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Interviews

The New York Times, Room for Debate: Yes, There Are More Ticks

Date: 7.27.2009

Thomas Mather

Thomas Mather is a professor of public health entomology at the University of Rhode Island. He directs the TickEncounter Resource Center, a leading source on tick-bite protection and disease prevention.

Ticks definitely are a bigger problem than 25 years ago. In the northeastern U.S., Blacklegged (deer) ticks have spread well beyond former coastal haunts; in the southeast, Lone Star ticks are seemingly everywhere. The only good news is that dog ticks are far less common in domestic environments, probably due to wider-spread use of pet spot-on products.

Deer are the most important reproductive hosts for deer ticks.

- Thomas Mather

New York Times Blog

The observed tick increase relates directly to deer populations, which are exploding in suburban and even semi-urban areas. Deer are the most important reproductive hosts for deer and Lone Star ticks. In Rhode Island, each deer produces about 450,000 larval deer ticks every year. Add a few deer and it’s no wonder that tick populations skyrocket. While the level of deer reduction needed is logistically and politically challenging, one potential solution we are working on is an anti-tick vaccine — to make humans or deer inhospitable tick hosts.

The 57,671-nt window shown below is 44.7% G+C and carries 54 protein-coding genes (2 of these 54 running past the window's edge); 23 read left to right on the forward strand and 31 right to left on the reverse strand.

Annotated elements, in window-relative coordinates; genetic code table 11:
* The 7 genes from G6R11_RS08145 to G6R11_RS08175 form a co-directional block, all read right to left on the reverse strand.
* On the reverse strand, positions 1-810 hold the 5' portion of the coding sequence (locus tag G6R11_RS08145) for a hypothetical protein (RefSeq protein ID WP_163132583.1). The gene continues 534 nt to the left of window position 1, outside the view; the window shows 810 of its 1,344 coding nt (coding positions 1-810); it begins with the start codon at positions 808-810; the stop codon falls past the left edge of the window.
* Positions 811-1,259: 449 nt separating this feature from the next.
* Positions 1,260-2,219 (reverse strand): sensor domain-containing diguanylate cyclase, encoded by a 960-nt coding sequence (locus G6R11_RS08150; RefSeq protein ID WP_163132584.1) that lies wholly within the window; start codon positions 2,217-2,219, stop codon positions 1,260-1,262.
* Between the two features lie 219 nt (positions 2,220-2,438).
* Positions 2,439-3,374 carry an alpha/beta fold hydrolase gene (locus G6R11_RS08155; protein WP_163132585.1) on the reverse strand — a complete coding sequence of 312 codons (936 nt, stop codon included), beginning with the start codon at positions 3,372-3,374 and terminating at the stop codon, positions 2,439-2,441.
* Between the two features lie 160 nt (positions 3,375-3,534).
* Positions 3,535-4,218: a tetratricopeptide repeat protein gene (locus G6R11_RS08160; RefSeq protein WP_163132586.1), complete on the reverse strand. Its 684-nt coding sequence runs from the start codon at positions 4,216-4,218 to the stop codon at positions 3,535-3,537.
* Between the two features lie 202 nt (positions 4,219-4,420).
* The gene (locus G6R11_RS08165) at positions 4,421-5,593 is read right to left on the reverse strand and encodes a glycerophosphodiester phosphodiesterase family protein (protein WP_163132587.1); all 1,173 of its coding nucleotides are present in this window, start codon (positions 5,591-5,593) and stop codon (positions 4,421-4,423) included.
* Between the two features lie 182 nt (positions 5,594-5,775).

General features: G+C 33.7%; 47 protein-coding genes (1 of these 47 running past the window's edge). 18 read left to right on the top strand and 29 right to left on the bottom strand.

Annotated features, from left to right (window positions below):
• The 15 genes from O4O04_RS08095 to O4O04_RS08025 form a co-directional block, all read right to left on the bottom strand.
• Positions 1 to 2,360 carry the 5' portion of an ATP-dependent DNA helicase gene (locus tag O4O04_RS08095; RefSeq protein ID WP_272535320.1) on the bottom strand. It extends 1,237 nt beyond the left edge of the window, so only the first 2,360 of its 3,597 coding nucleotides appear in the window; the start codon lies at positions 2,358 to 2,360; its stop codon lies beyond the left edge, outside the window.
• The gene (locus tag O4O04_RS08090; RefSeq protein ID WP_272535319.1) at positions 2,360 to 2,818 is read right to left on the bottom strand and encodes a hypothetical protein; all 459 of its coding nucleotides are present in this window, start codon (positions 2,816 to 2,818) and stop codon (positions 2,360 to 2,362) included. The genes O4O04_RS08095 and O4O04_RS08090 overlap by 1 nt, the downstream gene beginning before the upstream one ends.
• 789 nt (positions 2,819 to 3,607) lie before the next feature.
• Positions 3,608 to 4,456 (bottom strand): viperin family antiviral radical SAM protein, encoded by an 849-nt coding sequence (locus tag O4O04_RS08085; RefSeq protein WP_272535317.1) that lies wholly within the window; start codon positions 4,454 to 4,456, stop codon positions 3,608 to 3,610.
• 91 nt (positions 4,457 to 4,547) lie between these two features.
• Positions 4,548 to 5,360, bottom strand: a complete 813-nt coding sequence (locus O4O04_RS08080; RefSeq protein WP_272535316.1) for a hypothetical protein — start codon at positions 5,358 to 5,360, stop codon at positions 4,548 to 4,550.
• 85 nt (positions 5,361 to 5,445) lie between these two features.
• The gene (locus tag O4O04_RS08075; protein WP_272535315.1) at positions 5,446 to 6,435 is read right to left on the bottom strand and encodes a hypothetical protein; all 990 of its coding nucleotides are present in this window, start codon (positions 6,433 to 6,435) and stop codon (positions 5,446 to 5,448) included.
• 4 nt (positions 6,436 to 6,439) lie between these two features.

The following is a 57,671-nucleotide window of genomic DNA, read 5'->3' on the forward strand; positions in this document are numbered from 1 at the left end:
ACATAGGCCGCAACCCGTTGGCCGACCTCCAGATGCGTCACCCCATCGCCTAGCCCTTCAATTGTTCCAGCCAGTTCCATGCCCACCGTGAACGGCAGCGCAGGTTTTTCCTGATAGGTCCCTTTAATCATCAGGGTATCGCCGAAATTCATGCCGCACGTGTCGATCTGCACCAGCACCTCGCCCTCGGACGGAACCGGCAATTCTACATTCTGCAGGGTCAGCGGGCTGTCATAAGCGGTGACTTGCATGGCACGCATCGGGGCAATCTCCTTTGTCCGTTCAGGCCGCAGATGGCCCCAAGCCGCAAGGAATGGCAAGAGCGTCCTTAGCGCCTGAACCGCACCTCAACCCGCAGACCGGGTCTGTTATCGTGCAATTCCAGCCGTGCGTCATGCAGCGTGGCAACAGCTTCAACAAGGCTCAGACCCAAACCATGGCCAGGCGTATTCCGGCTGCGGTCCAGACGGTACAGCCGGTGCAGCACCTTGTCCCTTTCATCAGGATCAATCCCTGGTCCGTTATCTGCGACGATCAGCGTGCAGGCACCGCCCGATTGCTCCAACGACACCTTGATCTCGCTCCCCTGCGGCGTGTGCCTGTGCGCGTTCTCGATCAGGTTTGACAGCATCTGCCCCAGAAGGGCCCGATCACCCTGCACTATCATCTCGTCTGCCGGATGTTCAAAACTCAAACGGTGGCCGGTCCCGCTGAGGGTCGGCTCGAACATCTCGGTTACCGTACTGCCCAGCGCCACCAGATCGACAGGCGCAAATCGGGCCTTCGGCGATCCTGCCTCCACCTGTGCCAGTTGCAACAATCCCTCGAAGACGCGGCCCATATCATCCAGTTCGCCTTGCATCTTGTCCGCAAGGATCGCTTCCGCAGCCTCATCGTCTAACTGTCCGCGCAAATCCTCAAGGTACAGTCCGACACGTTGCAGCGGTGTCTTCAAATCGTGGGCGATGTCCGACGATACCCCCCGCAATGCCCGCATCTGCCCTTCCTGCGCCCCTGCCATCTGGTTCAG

As disease-carrying ticks become more common in the domestic environment, tick bite protection and disease prevention becomes a critical everyday need (at least during spring and summer). Effective everyday tick-bite protection strategies do exist but few people use them regularly.

Until effective broad-spectrum vaccines are found, social marketing may prove most effective at encouraging anti-tick actions. For example, changing the way people dress in summer — wearing clothing with permethrin tick repellent built in — can make protection easy, but this strategy is still not mainstream. Maybe just a few of the thousands of celebrities living within 25 miles of the Route 95 corridor from Washington to Maine could step forward and help out.

Direct link to nytimes.com blog story